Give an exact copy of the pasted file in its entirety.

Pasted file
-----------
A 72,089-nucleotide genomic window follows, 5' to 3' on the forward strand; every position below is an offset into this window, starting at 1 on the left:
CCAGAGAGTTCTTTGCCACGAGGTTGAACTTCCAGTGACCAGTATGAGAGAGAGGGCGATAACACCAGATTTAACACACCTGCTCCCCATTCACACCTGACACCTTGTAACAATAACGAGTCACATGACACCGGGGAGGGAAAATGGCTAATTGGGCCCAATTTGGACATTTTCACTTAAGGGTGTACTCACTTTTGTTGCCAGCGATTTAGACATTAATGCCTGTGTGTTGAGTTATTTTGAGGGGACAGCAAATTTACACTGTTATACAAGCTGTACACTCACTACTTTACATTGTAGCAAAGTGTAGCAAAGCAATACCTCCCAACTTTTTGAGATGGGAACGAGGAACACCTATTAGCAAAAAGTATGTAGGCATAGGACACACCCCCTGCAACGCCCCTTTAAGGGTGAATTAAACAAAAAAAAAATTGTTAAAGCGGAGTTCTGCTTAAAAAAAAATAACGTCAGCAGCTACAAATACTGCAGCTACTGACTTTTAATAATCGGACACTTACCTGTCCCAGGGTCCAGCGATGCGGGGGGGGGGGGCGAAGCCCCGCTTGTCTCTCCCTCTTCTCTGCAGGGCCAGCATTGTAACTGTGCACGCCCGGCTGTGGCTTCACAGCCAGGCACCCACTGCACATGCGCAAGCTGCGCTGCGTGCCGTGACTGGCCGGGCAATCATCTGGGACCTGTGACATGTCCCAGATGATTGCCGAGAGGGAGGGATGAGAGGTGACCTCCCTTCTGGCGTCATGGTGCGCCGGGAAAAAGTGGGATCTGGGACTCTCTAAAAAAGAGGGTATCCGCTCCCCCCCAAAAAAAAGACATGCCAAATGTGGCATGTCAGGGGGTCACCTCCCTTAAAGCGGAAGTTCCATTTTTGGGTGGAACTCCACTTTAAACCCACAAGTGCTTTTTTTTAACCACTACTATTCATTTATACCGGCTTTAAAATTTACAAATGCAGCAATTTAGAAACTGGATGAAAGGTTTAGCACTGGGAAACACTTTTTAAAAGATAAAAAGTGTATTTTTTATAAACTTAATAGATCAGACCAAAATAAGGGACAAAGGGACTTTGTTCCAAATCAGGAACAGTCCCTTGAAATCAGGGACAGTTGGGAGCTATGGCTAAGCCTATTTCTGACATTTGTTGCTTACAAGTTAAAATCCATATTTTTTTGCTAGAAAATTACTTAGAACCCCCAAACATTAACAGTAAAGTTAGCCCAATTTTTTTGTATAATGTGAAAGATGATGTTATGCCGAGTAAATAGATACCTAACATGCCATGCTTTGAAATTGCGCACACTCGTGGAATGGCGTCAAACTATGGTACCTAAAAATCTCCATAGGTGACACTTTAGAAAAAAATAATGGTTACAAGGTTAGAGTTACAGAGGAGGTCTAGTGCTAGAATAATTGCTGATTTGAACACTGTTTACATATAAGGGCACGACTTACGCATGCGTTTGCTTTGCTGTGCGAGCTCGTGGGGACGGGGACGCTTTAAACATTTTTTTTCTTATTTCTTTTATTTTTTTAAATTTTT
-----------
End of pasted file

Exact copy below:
A 72,089-nucleotide genomic window follows, 5' to 3' on the forward strand; every position below is an offset into this window, starting at 1 on the left:
CCAGAGAGTTCTTTGCCACGAGGTTGAACTTCCAGTGACCAGTATGAGAGAGAGGGCGATAACACCAGATTTAACACACCTGCTCCCCATTCACACCTGACACCTTGTAACAATAACGAGTCACATGACACCGGGGAGGGAAAATGGCTAATTGGGCCCAATTTGGACATTTTCACTTAAGGGTGTACTCACTTTTGTTGCCAGCGATTTAGACATTAATGCCTGTGTGTTGAGTTATTTTGAGGGGACAGCAAATTTACACTGTTATACAAGCTGTACACTCACTACTTTACATTGTAGCAAAGTGTAGCAAAGCAATACCTCCCAACTTTTTGAGATGGGAACGAGGAACACCTATTAGCAAAAAGTATGTAGGCATAGGACACACCCCCTGCAACGCCCCTTTAAGGGTGAATTAAACAAAAAAAAAATTGTTAAAGCGGAGTTCTGCTTAAAAAAAAATAACGTCAGCAGCTACAAATACTGCAGCTACTGACTTTTAATAATCGGACACTTACCTGTCCCAGGGTCCAGCGATGCGGGGGGGGGGGGCGAAGCCCCGCTTGTCTCTCCCTCTTCTCTGCAGGGCCAGCATTGTAACTGTGCACGCCCGGCTGTGGCTTCACAGCCAGGCACCCACTGCACATGCGCAAGCTGCGCTGCGTGCCGTGACTGGCCGGGCAATCATCTGGGACCTGTGACATGTCCCAGATGATTGCCGAGAGGGAGGGATGAGAGGTGACCTCCCTTCTGGCGTCATGGTGCGCCGGGAAAAAGTGGGATCTGGGACTCTCTAAAAAAGAGGGTATCCGCTCCCCCCCAAAAAAAAGACATGCCAAATGTGGCATGTCAGGGGGTCACCTCCCTTAAAGCGGAAGTTCCATTTTTGGGTGGAACTCCACTTTAAACCCACAAGTGCTTTTTTTTAACCACTACTATTCATTTATACCGGCTTTAAAATTTACAAATGCAGCAATTTAGAAACTGGATGAAAGGTTTAGCACTGGGAAACACTTTTTAAAAGATAAAAAGTGTATTTTTTATAAACTTAATAGATCAGACCAAAATAAGGGACAAAGGGACTTTGTTCCAAATCAGGAACAGTCCCTTGAAATCAGGGACAGTTGGGAGCTATGGCTAAGCCTATTTCTGACATTTGTTGCTTACAAGTTAAAATCCATATTTTTTTGCTAGAAAATTACTTAGAACCCCCAAACATTAACAGTAAAGTTAGCCCAATTTTTTTGTATAATGTGAAAGATGATGTTATGCCGAGTAAATAGATACCTAACATGCCATGCTTTGAAATTGCGCACACTCGTGGAATGGCGTCAAACTATGGTACCTAAAAATCTCCATAGGTGACACTTTAGAAAAAAATAATGGTTACAAGGTTAGAGTTACAGAGGAGGTCTAGTGCTAGAATAATTGCTGATTTGAACACTGTTTACATATAAGGGCACGACTTACGCATGCGTTTGCTTTGCTGTGCGAGCTCGTGGGGACGGGGACGCTTTAAACATTTTTTTTCTTATTTCTTTTATTTTTTTAAATTTTT